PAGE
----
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Expert opinion as 'validation' of risk assessment applied to calf welfare.

Bracke MB, Edwards SA, Engel B, Buist WG, Algers B - Acta Vet. Scand. (2008)

Bottom Line: Because this is a new and potentially influential approach to derive conclusions on animal welfare issues, a so-called semantic-modelling type 'validation' study was conducted by asking expert scientists, who had been involved or quoted in the report, to give welfare scores for housing systems and for welfare hazards.Overall correlations with EFSA scores were significant only for experts with a veterinary or mixed (veterinary and applied ethological) background.Significant differences in welfare scores were found between housing systems, between hazards, and between experts with different backgrounds.

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Affiliation: Animal Sciences Group, Wageningen University and Research Centre, P,O, Box 65, 8200 AB Lelystad, The Netherlands. marc.bracke@wur.nl.

ABSTRACT

Background: Recently, a Risk Assessment methodology was applied to animal welfare issues in a report of the European Food Safety Authority (EFSA) on intensively housed calves.

Methods: Because this is a new and potentially influential approach to derive conclusions on animal welfare issues, a so-called semantic-modelling type 'validation' study was conducted by asking expert scientists, who had been involved or quoted in the report, to give welfare scores for housing systems and for welfare hazards.

Results: Kendall's coefficient of concordance among experts (n = 24) was highly significant (P < 0.001), but low (0.29 and 0.18 for housing systems and hazards respectively). Overall correlations with EFSA scores were significant only for experts with a veterinary or mixed (veterinary and applied ethological) background. Significant differences in welfare scores were found between housing systems, between hazards, and between experts with different backgrounds. For example, veterinarians gave higher overall welfare scores for housing systems than ethologists did, probably reflecting a difference in their perception of animal welfare. Systems with the lowest scores were veal calves kept individually in so-called "baby boxes" (veal crates) or in small groups, and feedlots. A suckler herd on pasture was rated as the best for calf welfare. The main hazards were related to underfeeding, inadequate colostrum intake, poor stockperson education, insufficient space, inadequate roughage, iron deficiency, inadequate ventilation, poor floor conditions and no bedding. Points for improvement of the Risk Assessment applied to animal welfare include linking information, reporting uncertainty and transparency about underlying values.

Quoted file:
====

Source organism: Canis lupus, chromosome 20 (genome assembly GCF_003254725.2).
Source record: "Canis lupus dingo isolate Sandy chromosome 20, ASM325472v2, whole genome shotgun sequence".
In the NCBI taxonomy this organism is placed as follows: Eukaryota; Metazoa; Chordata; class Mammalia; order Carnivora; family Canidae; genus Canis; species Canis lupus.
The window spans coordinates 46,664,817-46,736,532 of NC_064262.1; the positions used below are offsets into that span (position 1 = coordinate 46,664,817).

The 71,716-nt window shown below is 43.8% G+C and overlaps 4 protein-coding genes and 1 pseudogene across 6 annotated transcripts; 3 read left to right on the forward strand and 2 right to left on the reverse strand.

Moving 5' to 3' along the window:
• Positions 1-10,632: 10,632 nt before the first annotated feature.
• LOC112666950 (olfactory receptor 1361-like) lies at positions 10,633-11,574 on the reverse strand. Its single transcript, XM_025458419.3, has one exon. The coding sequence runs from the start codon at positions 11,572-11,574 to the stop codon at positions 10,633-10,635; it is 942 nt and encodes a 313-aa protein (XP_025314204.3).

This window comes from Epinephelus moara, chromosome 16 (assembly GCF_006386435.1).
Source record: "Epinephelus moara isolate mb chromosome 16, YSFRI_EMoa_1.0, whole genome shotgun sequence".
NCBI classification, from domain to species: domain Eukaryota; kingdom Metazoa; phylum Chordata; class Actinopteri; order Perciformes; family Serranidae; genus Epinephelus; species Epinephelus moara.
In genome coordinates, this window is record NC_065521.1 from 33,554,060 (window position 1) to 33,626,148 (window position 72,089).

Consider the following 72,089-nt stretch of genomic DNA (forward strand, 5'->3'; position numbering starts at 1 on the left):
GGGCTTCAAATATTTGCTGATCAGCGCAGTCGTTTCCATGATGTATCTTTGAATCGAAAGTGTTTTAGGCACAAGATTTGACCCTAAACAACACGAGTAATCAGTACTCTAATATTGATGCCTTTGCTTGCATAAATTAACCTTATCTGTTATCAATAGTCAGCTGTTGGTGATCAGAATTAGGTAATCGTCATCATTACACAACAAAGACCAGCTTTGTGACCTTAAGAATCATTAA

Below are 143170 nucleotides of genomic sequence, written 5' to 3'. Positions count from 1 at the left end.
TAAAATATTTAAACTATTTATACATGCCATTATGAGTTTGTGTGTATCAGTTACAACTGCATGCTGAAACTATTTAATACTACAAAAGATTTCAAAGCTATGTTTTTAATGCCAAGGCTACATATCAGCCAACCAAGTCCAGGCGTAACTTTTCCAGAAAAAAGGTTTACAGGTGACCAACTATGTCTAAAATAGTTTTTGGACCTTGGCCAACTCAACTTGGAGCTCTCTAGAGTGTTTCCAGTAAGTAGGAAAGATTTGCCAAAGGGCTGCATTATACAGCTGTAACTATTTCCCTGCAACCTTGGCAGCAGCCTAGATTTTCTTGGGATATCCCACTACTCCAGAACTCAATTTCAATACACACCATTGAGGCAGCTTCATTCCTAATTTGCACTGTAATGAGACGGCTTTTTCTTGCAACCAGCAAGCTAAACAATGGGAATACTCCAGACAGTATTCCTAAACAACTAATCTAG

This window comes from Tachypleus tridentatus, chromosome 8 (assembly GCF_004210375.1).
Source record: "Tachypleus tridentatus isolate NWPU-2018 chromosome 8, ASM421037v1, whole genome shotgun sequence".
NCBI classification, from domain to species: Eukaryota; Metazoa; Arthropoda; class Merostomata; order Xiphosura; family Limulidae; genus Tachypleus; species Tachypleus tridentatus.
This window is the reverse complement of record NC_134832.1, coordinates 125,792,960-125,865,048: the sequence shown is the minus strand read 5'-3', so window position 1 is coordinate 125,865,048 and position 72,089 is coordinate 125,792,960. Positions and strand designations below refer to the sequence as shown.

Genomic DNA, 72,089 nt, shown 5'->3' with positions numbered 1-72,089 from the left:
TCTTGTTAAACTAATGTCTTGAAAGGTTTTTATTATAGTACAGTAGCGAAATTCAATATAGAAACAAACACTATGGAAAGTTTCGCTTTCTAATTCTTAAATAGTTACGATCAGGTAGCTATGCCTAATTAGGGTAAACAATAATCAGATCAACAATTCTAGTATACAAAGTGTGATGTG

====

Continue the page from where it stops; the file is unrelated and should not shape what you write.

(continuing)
Conclusion: The study provides novel information on expert opinion in relation to calf welfare and shows that Risk Assessment applied to animal welfare can benefit from a semantic modelling approach.

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Related in: MedlinePlus

Boxplot of welfare scores for housing systems by background (see also Table 2, n = 24 experts). Asterisks and circles indicate two types of outliers identified as standard practice in SPSS. Outliers are scores with values between 1.5 and 3 box lengths from the upper or lower edge of the box. The box length is the interquartile range (i.e. median 25% to 75% of values), while the horizontal line in the box indicates the median value. The two curved lines are connecting median values of ethologists (solid line) and veterinarians (dashed line) respectively.
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Figure 1: Boxplot of welfare scores for housing systems by background (see also Table 2, n = 24 experts). Asterisks and circles indicate two types of outliers identified as standard practice in SPSS. Outliers are scores with values between 1.5 and 3 box lengths from the upper or lower edge of the box. The box length is the interquartile range (i.e. median 25% to 75% of values), while the horizontal line in the box indicates the median value. The two curved lines are connecting median values of ethologists (solid line) and veterinarians (dashed line) respectively.

Mentions: Figures 1 and 2 give boxplots of the housing and hazard scores given by the experts, grouped by their professional background. Figure 1, for example, shows that median welfare scores for the housing system 'baby boxes' were 0.0, 6.0 and 0.0 for ethologists, veterinarians and experts with a mixed (veterinary and ethological) background respectively.